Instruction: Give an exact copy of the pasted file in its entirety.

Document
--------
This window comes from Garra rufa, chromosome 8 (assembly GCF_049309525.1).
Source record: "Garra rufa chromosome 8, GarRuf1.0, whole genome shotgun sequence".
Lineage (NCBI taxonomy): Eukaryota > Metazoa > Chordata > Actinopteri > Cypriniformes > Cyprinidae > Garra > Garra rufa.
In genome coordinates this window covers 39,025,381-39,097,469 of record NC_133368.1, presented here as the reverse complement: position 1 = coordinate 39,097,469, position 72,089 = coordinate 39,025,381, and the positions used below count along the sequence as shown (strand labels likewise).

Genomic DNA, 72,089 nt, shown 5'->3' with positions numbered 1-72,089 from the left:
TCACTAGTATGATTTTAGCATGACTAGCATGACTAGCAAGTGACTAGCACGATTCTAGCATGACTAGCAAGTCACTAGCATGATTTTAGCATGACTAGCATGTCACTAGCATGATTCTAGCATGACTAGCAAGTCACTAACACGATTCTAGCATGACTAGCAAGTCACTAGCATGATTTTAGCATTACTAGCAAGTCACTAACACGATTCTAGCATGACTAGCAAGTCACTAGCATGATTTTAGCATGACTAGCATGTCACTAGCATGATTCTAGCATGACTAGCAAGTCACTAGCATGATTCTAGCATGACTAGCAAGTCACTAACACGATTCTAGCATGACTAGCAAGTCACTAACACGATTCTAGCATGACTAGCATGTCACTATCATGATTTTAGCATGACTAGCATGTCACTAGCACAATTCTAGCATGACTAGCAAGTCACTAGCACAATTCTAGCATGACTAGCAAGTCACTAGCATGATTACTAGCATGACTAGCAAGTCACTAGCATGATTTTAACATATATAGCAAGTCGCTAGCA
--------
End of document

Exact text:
This window comes from Garra rufa, chromosome 8 (assembly GCF_049309525.1).
Source record: "Garra rufa chromosome 8, GarRuf1.0, whole genome shotgun sequence".
Lineage (NCBI taxonomy): Eukaryota > Metazoa > Chordata > Actinopteri > Cypriniformes > Cyprinidae > Garra > Garra rufa.
In genome coordinates this window covers 39,025,381-39,097,469 of record NC_133368.1, presented here as the reverse complement: position 1 = coordinate 39,097,469, position 72,089 = coordinate 39,025,381, and the positions used below count along the sequence as shown (strand labels likewise).

Genomic DNA, 72,089 nt, shown 5'->3' with positions numbered 1-72,089 from the left:
TCACTAGTATGATTTTAGCATGACTAGCATGACTAGCAAGTGACTAGCACGATTCTAGCATGACTAGCAAGTCACTAGCATGATTTTAGCATGACTAGCATGTCACTAGCATGATTCTAGCATGACTAGCAAGTCACTAACACGATTCTAGCATGACTAGCAAGTCACTAGCATGATTTTAGCATTACTAGCAAGTCACTAACACGATTCTAGCATGACTAGCAAGTCACTAGCATGATTTTAGCATGACTAGCATGTCACTAGCATGATTCTAGCATGACTAGCAAGTCACTAGCATGATTCTAGCATGACTAGCAAGTCACTAACACGATTCTAGCATGACTAGCAAGTCACTAACACGATTCTAGCATGACTAGCATGTCACTATCATGATTTTAGCATGACTAGCATGTCACTAGCACAATTCTAGCATGACTAGCAAGTCACTAGCACAATTCTAGCATGACTAGCAAGTCACTAGCATGATTACTAGCATGACTAGCAAGTCACTAGCATGATTTTAACATATATAGCAAGTCGCTAGCA